On the human heart...

Tuesday, April 16, 2013

I saw my first open heart surgery yesterday. It was a surreal feeling, opening up the chest wall and sternum and then being able to see everything inside. The cardiothoracic surgeon hooked the patient up to bypass for the surgery which means connecting two tubes, one to the right atrium to remove blood that otherwise would enter the heart and lungs for oxygenation, and the other to the aorta so that after the blood is oxygenated by the bypass machine it can circulate throughout the body without ever passing through the heart. After bypass was initiated, the heart was induced into ‘cardioplegia’, or a state of paralysis, so that we could replace the patient's heart valve. To replace it, the old valve is removed and the new one, either a tissue valve (an actual pig’s valve or a valve made of cow flesh) or a mechanical valve, is painstakingly sewed in place. 

The best part was at the end of the surgery, when bypass is stopped and blood is allowed to circulate through the heart again: it was truly amazing to watch. I never forgot when I held a human heart in gross anatomy lab, and I doubt that I’ll ever forget watching a human heart beat.

Days like this are what make me excited to become a physician.

Not exactly what our surgery looked like, but a pretty amazing open heart photo...

Almost exactly what our surgeries looked like! The large tubes are for bypass, and the suture threads are holding the  new valve in place...


  1. I love this! I am studying dentistry so I love a good medical post ;)

  2. I think what's accomplished in the OR is simply amazing!!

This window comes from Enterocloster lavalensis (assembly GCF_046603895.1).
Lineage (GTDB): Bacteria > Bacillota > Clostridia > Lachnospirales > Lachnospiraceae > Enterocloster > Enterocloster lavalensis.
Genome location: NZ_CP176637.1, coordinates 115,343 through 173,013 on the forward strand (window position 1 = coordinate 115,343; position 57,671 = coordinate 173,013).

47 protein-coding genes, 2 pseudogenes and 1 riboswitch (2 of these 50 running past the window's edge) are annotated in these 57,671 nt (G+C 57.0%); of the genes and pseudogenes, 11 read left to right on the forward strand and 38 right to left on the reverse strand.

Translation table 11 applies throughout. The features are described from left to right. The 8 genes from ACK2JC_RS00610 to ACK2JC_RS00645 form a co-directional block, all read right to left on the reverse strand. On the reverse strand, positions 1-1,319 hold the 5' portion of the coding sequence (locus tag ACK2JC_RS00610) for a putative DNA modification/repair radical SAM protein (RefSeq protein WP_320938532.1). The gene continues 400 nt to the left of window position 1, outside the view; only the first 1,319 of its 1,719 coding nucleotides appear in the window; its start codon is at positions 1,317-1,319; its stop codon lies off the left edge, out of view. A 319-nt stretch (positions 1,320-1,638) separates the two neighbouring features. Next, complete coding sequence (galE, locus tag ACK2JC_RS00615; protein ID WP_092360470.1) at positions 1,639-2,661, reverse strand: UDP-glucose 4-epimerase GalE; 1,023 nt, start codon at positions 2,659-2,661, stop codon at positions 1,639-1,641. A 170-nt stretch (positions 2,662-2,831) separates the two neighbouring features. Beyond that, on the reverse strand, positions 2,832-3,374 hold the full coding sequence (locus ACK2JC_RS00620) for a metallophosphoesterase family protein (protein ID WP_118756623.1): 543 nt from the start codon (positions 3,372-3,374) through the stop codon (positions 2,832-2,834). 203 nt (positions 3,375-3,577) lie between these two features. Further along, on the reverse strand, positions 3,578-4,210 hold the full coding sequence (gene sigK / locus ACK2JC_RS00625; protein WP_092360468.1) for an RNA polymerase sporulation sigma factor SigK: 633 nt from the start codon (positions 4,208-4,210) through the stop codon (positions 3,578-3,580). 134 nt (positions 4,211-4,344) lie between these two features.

3. That's one surgery I never saw during med school that I kind of wish I had. My dad had quadruple bypass surgery in 2010, and it is so incredibly amazing what they can do! I would NEVER want to be a CT surgeon, but I am so thankful there are people called to do that.

    When is 3rd year done for you? What rotations do you have left?

  4. I assisted on a procurement of a heart and followed it all the way to the heart's new home! It was AMAZING! I wanted to be a cardiothoracic surgeon after that experience -- lasted 2 days! haha... then i came back to reality.

    They have such LONG hours and rounding at 4-5am??? no way.....

    Glad you got to experience this amazing surgery.

  5. WOW... I treat so many people in therapy with heart conditions, and I read their histories about such and such surgeries or conditions and don't really think much of it (I mostly just see the walking, talking, interesting human being they are!)... I forget all the intricacies of what their bodies had to go through to be here and it makes me appreciate how functional they are on the outside! Thanks for the post, and thanks for becoming a doctor to make people therapy-worthy! :)

  6. Just found your blog!

    I am an ER nurse, so I am loving your medical post, and your professional fashions!

    Your newest follower,



  7. Now *that's* a day at work. lol

  8. Hi, I am new to your blog, 1st time visiting. I am loving your blog!!! Love your outfits and also love to read about your medical studies. Congrats btw on getting into medical school. Would you like to follow eachother? I am going to follow you now.
    Claudia P.


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